This week, not only did I turn one year older, my dad also found a box of my old notebooks. Among the tatty pads filled with old college notes, shopping lists and drafted love letters was one from when I was nineteen. It contained my ‘Life Plan.’ Neatly written bullet points told me where I would be in ten years time. The laughter at my young naivety dissolved as I realised – that is now.
On my list were the usual get married, have children, make millions, along with some more questionable goals. Did I really think that it was so important to master applying fake tan? (Still not achieved this, but now I embrace my pale skin.)
It could be depressing looking back and realising I’m not where I imagined I should be, but after some careful thought, I realised – I don’t care. I like where I am now. I’m happy and I feel like I’ve earned it.
Divorce, refuges, lousy jobs and heartbreak weren’t on my list, but going through these things, have made me who I am now. You know what they say, ‘what doesn’t kill you, makes you stronger.’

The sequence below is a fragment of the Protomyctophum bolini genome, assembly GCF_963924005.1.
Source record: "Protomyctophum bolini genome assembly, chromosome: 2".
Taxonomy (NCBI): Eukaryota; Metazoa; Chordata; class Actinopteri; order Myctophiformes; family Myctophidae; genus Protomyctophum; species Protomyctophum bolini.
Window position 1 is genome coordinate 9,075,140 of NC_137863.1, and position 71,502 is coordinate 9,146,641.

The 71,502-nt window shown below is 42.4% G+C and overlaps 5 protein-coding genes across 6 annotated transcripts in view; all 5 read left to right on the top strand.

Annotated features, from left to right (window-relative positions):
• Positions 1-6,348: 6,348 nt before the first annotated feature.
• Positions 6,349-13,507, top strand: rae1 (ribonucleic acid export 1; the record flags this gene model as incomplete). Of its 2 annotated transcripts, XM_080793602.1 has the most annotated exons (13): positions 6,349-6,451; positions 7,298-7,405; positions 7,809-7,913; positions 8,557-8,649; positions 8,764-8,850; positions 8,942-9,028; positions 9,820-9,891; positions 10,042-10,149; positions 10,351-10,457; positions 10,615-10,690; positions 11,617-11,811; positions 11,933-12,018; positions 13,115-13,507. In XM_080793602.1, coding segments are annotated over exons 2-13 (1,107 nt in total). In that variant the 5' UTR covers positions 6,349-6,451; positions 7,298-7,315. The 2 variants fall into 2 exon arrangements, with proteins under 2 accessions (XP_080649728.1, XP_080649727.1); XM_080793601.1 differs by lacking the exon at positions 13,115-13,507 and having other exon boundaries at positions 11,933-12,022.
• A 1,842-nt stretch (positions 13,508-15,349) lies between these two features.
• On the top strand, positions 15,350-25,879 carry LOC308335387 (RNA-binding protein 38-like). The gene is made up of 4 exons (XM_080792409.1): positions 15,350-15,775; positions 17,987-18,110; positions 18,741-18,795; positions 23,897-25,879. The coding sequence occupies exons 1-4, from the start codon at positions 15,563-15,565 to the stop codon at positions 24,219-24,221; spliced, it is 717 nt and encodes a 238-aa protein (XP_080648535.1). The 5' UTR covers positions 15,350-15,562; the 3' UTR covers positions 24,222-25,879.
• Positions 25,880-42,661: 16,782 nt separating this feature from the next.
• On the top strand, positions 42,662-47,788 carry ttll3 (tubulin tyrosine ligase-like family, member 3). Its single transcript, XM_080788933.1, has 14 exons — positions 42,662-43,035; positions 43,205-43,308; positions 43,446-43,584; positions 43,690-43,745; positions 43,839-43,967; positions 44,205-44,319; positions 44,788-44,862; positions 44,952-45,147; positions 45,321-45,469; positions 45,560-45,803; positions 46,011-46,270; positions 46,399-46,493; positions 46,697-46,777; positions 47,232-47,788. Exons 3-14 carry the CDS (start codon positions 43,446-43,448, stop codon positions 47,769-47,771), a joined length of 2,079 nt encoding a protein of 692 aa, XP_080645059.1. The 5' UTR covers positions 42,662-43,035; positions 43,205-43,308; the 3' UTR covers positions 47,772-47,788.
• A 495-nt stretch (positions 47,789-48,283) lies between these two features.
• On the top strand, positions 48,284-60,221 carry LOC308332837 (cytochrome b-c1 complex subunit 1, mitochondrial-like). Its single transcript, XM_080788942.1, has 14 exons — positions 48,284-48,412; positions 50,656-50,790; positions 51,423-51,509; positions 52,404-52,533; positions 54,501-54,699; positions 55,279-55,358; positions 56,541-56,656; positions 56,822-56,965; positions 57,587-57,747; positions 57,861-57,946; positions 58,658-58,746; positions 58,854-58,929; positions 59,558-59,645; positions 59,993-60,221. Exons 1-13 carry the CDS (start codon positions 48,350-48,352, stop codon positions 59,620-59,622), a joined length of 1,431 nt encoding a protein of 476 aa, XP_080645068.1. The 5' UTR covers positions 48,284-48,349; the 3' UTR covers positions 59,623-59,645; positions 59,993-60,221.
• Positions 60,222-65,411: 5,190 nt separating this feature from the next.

Without the disastrous marriage, I wouldn’t have my son who, despite taking the terrible twos to the extreme, I wouldn’t – couldn’t – be without.
If I hadn’t had my heart-broken by someone I can’t even remember, and been stuck in a rubbish office job where they treated me like dirt, I maybe wouldn’t have bitten the bullet and spent one of the happiest years of my life backpacking. I wouldn’t have made friends with people who encouraged me to move to London a year later.
Though London might not have been the fun packed time I expected, but I learned to stand on my own two feet. Travelling and living away from home are two very different things, as I learned the hard way. Sharing a studio flat with two people I didn’t really like forced me out into the city where I had some interesting experiences. Having said studio flat broken into and everything important to me stolen, made me accept defeat and move back up North.
If I hadn’t left a difficult marriage, I might not have been spurred on to take my writing seriously. I also realised that I’m stronger than I thought, which is the theme of my first novel.
So, yes. Life could have been different. I could be living the dream set out by my nineteen year old self. I could be married, with two children. I could own my own house, have a well paid job, holiday in the sun and drive a fancy car, all while wearing perfectly applied fake tan. It could have been different, but that doesn’t necessarily mean it would have been better.